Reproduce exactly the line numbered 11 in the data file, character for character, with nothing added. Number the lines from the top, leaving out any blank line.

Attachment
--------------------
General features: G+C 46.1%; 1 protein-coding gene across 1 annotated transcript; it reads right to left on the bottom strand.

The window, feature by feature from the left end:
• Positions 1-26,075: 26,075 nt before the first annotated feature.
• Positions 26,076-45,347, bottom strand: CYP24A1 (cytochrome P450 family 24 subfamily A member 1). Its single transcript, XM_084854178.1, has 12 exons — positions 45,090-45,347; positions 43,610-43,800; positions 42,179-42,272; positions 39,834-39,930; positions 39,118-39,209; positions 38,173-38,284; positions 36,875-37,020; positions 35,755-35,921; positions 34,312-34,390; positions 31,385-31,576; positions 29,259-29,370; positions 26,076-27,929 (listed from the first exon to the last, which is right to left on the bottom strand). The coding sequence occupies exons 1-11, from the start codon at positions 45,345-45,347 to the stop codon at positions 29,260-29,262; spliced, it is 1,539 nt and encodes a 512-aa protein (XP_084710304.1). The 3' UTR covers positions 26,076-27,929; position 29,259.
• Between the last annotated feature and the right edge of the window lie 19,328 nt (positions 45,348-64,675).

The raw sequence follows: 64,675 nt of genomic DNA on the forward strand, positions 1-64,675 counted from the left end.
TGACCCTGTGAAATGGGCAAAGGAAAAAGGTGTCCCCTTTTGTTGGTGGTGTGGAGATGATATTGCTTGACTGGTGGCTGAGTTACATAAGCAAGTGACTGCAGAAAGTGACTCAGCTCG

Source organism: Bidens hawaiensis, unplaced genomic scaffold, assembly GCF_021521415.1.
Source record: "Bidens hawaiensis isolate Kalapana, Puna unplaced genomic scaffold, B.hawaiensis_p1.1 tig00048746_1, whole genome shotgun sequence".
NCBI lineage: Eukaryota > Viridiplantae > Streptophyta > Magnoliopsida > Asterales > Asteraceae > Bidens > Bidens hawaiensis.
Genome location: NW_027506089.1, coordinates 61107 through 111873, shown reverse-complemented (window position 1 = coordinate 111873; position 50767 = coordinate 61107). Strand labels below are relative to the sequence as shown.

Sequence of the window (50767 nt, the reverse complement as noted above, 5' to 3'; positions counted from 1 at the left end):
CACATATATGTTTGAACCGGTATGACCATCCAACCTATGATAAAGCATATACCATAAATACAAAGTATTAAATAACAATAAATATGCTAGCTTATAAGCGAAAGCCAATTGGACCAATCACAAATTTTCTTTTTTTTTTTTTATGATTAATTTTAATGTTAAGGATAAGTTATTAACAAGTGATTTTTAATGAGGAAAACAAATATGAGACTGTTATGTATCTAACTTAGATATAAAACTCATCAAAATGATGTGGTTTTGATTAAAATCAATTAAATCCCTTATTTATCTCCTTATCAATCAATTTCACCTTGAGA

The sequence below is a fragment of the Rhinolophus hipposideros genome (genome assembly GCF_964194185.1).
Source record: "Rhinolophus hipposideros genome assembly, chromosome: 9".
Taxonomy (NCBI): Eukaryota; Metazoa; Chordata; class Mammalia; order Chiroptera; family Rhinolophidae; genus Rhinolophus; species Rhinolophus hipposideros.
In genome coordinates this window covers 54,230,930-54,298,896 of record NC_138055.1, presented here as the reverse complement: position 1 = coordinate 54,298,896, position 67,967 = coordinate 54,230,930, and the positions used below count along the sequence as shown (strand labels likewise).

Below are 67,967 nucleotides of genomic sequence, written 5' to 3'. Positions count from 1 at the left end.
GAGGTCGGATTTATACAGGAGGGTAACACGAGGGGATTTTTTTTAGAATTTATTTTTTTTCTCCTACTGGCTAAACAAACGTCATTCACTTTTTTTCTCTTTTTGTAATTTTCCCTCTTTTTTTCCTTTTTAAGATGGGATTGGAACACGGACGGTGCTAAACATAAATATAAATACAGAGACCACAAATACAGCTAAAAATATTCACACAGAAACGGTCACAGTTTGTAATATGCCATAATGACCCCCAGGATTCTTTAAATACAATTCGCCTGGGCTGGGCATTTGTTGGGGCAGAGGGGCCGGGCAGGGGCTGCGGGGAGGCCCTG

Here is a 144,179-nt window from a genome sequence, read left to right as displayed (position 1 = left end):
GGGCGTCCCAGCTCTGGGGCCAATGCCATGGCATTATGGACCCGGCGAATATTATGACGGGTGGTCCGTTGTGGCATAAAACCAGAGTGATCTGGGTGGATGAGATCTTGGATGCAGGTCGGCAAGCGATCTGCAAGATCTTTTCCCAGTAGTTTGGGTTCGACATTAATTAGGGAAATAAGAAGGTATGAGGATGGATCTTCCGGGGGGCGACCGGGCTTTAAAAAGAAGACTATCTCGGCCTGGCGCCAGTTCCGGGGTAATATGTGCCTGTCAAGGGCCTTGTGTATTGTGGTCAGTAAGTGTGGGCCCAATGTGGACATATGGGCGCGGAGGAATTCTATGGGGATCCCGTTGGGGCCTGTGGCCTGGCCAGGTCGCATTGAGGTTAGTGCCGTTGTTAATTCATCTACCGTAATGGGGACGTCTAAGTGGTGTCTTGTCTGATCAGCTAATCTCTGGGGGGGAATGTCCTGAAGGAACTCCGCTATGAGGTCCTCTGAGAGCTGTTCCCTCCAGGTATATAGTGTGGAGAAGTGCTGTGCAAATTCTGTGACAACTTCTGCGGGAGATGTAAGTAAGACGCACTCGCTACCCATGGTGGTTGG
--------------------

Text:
Genome location: NW_027506089.1, coordinates 61107 through 111873, shown reverse-complemented (window position 1 = coordinate 111873; position 50767 = coordinate 61107). Strand labels below are relative to the sequence as shown.